15th Congress of the European Society of Surgical Oncology (ESSO), 15–17 September 2010, Bordeaux
Professor Christophe Mariette – University Hospital, Lille, France
Nutritional management before and after gastrointestinal surgery
The session today was about the importance of a nutritional approach and nutritional management in GI and ear, throat and nose cancer patients in order to have a better outcome from a medical and nutritional status point of view.
What were the main conclusions from this meeting?
The main conclusion is that nutrition status just before surgery is important to check; that nutritional support is quite important to implement in daily practice in order to enhance the post-operative course, especially for a GI cancer patient and especially regarding the infectious complication rate that is lower in patients that will benefit from pre- and post-operative nutritional supplements when compared to a malnourished patient without any nutritional support.
Is it important for patients to be aware of these nutritional factors?
I think that we need to have some degree of communication with patients since nutrition is a translational approach that will implement a medical approach for many days, many weeks or many months. We need to have the patient’s comprehension for a better approach and better results.
What were the main points of the talk you gave?
My talk was about the impact of immuno-nutrition in the perioperative setting since we know that nutritional support will improve the post-operative course but since 2000 we have some products that implement stronger nutrition with some micronutrients and this combination with vitamins, beta carotene, omega-3 fatty acids, glutamine and RNA will give better results and stronger entire nutrition. And through many randomised controlled trials and through fixed meta-analysis we definitely have a benefit in using pre-operative and perioperative immuno-nutrition both in malnourished and well-nourished patients in order to especially decrease the post-operative infectious complication rate in patients who are malnourished but also well-nourished in the pre-operative setting.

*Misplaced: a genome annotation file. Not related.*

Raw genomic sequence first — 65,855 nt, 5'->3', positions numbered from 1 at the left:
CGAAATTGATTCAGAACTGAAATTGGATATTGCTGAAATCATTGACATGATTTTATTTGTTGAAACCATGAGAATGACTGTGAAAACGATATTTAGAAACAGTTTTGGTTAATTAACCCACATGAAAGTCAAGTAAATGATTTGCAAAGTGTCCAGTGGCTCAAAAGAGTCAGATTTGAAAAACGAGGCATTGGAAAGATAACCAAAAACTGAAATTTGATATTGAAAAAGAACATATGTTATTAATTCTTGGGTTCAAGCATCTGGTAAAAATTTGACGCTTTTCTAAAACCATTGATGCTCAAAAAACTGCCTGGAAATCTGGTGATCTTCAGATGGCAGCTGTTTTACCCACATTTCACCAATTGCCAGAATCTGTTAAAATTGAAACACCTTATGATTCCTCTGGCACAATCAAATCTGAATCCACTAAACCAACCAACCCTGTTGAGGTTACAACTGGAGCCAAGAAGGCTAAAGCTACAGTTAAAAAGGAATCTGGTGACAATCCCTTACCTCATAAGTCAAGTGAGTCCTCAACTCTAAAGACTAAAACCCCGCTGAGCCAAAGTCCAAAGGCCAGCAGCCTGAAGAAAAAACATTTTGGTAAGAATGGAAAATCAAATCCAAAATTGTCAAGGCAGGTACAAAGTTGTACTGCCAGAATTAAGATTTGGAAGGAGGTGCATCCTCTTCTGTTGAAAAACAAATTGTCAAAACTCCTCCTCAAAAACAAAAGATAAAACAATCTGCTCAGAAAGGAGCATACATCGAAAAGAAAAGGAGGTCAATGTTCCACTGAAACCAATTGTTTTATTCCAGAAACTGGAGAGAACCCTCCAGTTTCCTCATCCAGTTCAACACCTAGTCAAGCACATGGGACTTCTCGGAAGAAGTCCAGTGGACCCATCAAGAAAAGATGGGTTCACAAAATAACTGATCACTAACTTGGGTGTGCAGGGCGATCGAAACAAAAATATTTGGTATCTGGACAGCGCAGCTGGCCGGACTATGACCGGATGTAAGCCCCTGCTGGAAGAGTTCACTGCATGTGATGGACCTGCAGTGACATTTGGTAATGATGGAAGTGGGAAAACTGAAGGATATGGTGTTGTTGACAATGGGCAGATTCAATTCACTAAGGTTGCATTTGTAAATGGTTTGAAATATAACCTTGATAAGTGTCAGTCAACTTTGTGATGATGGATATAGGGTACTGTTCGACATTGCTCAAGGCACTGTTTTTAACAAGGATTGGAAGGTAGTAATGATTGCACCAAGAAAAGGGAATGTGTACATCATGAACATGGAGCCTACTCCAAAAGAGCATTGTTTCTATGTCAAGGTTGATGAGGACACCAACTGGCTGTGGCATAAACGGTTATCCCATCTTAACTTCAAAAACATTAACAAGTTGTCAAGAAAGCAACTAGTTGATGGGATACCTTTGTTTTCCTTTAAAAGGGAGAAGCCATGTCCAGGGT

Do EU guidelines need to be updated in response to these findings?
The level of our guidelines is very high at the moment with the grade A level of recommendation and that is enough to promote such an approach with immuno-nutrition systematically in each hospital for each patient that will treat upper GI and GI cancer patients.